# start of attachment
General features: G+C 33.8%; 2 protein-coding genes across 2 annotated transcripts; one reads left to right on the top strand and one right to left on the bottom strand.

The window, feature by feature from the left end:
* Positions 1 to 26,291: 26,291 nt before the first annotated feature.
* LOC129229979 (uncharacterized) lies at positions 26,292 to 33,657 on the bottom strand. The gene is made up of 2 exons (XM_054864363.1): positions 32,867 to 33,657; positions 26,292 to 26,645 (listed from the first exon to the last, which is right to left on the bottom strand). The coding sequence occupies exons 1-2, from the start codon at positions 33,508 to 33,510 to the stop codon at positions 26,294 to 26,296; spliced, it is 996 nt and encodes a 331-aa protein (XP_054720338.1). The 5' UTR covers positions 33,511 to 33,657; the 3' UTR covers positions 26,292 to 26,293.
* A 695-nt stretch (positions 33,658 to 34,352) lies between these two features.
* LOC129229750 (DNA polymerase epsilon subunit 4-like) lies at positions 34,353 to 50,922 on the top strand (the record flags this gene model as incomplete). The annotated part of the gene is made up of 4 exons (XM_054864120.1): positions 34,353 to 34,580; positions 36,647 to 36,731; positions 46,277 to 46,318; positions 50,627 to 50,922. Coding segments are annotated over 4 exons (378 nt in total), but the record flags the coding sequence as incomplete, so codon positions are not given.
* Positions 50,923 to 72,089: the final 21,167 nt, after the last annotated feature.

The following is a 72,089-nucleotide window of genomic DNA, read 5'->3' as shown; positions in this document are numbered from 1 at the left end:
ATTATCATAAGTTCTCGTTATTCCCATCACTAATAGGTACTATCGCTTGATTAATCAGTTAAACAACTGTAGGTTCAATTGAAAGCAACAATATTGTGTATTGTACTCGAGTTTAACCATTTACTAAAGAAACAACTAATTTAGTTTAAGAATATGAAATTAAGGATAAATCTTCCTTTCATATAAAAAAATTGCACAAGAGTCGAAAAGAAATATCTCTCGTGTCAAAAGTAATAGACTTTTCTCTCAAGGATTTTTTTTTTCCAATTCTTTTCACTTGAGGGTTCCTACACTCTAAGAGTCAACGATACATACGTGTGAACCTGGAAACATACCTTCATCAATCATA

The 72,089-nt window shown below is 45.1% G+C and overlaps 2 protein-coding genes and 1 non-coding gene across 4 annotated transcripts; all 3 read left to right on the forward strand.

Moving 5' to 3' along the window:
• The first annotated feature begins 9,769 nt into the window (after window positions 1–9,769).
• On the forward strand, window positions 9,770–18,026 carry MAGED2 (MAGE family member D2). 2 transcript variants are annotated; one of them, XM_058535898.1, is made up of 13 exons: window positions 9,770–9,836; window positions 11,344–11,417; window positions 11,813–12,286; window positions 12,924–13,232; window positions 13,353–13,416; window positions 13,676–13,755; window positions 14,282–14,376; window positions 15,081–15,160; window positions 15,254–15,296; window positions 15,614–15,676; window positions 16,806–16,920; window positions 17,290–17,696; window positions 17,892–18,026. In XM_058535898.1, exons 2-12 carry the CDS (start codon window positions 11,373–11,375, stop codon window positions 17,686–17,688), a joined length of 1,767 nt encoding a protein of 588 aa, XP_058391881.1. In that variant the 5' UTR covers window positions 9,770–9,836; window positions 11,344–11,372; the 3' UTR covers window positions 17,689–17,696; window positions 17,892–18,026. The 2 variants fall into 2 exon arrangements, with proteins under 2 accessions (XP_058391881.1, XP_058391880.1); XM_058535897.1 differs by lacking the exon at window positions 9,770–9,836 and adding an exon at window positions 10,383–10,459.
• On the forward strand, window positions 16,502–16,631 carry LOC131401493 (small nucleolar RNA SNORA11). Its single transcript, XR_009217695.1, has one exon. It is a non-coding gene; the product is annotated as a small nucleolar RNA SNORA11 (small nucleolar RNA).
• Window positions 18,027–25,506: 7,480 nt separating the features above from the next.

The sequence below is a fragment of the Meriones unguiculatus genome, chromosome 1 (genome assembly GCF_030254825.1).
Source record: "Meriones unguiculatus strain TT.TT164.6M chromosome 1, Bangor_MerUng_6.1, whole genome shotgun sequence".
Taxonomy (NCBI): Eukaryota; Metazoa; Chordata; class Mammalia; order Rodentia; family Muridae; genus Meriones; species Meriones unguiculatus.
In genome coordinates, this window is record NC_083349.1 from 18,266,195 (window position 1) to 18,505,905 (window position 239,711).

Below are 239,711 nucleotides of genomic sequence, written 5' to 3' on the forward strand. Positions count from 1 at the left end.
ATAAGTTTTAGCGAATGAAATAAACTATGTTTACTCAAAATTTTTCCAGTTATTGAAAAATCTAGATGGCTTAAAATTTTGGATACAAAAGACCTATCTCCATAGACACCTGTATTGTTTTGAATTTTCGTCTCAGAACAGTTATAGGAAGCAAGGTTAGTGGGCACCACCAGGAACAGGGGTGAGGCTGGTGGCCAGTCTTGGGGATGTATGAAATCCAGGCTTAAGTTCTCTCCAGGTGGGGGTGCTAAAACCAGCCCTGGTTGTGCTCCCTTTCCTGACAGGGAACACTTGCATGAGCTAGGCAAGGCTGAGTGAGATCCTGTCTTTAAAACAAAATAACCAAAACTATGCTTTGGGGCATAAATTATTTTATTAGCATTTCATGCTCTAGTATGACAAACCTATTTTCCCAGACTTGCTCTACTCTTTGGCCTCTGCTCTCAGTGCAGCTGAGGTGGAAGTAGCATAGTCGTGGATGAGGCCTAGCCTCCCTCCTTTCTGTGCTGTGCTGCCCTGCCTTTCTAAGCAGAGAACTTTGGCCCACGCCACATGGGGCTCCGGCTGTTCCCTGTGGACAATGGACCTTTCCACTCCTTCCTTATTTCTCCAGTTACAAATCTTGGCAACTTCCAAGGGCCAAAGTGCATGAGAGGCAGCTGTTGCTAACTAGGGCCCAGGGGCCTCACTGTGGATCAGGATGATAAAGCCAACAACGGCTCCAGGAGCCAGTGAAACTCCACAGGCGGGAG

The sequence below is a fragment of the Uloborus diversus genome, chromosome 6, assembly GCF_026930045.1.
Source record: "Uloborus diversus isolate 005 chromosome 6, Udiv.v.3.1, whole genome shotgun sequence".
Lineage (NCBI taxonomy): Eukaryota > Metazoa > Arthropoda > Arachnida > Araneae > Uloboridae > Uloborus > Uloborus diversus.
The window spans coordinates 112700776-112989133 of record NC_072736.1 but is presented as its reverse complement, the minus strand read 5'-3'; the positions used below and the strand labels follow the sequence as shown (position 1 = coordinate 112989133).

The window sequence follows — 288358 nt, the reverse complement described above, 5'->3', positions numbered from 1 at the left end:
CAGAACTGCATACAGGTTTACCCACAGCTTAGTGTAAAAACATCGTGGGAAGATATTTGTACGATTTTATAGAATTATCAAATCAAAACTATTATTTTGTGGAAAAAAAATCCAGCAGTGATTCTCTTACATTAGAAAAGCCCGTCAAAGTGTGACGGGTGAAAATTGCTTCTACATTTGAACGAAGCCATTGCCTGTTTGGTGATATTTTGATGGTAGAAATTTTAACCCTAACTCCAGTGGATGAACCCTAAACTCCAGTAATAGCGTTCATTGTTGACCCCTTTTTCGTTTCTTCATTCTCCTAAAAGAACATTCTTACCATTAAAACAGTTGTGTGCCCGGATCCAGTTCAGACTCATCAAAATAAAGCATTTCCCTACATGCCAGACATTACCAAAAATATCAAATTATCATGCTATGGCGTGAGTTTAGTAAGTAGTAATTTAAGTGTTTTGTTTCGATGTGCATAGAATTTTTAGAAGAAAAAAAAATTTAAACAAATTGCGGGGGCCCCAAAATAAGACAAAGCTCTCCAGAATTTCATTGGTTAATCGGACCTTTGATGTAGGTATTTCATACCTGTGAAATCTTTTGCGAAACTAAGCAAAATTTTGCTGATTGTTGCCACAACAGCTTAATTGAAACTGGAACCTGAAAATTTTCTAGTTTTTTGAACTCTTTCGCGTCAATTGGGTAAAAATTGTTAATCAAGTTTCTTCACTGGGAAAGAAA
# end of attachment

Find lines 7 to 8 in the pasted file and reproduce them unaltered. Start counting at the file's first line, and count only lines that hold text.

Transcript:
* Positions 50,923 to 72,089: the final 21,167 nt, after the last annotated feature.

The following is a 72,089-nucleotide window of genomic DNA, read 5'->3' as shown; positions in this document are numbered from 1 at the left end: